Time was when a change in political administrations meant bad news for the status quo, as new people and new policies descended on the seats of government. But in these calm days of courtesy and bi-partisanship, the old Jacksonian gusto seems to have been eclipsed by the politics of gentility. Nevertheless, the show must go on, if only to amuse the faithful. And this showmanship has been no-where more apparent recently than on Beacon Hill during the last two months, as the young Democratic Hercules, Foster Furcolo, waves his imaginary broom through the marble corridors of Boston's stygian State House.
Enthusiasm such as Furcolo is showing is perhaps a distinct characteristic of a Massachusetts Democrat. Aristocratic and arthritic Christian A. Herter '15 could never have damned the villains with the same lusty invective that the new Governor has used to popularize his legislative recommendations. Bobbing and weaving and using his slashing hands like an aggressive North End fighter, Furcolo has swept through the state since January with motorcades, a multiple inauguration ceremony, and a month-long speaking and hand-shaking tour.
Wherever he has appeared, Furcolo's words have been carefully chosen and oft-times repeated. His initial task, as he states it, is to awaken Massachusetts to its precarious financial situation. He blames the Republicans for leaving the "largest budget, the greatest debt, the biggest deficit and the worst state credit rating" in the Common-wealth's history, but at the same time he is seeking increased state spending for social services and access to new sources of revenue. "Our financial situation," he concluded in one of his three inaugural messages, "is the worst it has been in the history of the Commonwealth."
There can be no denying this conclusion in the face of increasing monetary outlays and a virtually dry tax base. Added revenue, the Governor maintains, must be found to counter anticipated inflation and to pay for planned and promised expansions in state social services, raises in the pay of government employees, spiraling pension costs, and the liquidation of state bonds with delayed maturation dates. Meanwhile, expanded state aid to cities and towns is urgently needed, he insists, to counter seriously inadequate municipal services and to reduce the tax on real property--currently standing at a per capita level higher than any other state in the nation. In all, his January budget message called for a $423-million outlay for next year (compared to ex-Governor Herter's last budget of $387 million). Furcolo's recommendations would require $130 million in new revenue, of which $75 million would be returned to cities and towns for the express purpose of reducing the real property tax.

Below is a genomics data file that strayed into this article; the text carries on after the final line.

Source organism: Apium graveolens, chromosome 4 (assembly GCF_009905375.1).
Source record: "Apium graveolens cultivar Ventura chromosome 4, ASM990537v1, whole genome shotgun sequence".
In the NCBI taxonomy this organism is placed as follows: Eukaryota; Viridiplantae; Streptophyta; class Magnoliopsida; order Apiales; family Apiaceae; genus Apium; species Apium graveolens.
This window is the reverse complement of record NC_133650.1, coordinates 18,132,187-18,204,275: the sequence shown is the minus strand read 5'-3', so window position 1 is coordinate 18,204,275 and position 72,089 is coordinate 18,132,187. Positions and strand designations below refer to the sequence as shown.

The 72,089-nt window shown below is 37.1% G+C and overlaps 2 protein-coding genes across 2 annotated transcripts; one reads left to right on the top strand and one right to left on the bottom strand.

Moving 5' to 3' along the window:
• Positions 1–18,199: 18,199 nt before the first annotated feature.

Yet Furcolo's biggest bombshell did not fall among the economy-minded Republicans, who narrowly control the upper house of the General Court. Although he was elected with heavy support from organized labor, the new Governor has proposed to raise added tax revenue by a state-wide three percent limited sales tax, traditionally the breadwinner's anathema. His party, meanwhile--under Senate leader John E. Powers and buttressed by a detailed survey prepared by Arnold M. Soloway, assistant professor of Economics--has stood strongly behind temporary relief through eliminating loopholes in the existing structure. To the terror of the Associated Industries, Soloway proposes as a long term solution a graduated income tax, requiring a constitutional amendment for enactment.
Furcolo, however, claims that an income tax revision could never produce enough revenue, despite his earlier assertion that "of all the taxes there are, I think the sales tax is the last that should be enacted." His Democratic opponents, on the other hand, claim that the sales tax, in any form, would unjustly affect the lower income classes and inaugurate "the greatest orgy of spending in Massachusetts history," according to Professor Soloway.
Furcolo has responded by "going to the people" in an effort to win needed bi-partisan legislative support for his proposals, speaking to local audiences in more than 20 cities. His opponents have similarly turned to the public, but without the benefit of being allowed to debate with the Governor. While Labor groups have by and large rallied to the support of the "properly revised graduated income tax," city leaders and business interests--viewing any income tax as a threat to their competitive position--are backing the Governor.
But whoever wins the headline battles, the issues of new revenue and the other parts of the Governor's program (ranging from penal reforms to the establishment of performance budgets for state departments) will doubtless drag on long into hectic summer sessions, since Massachusetts legislators usually spend the first few months each year preoccupied with their insurance businesses, law practices, or local what-have-you's.
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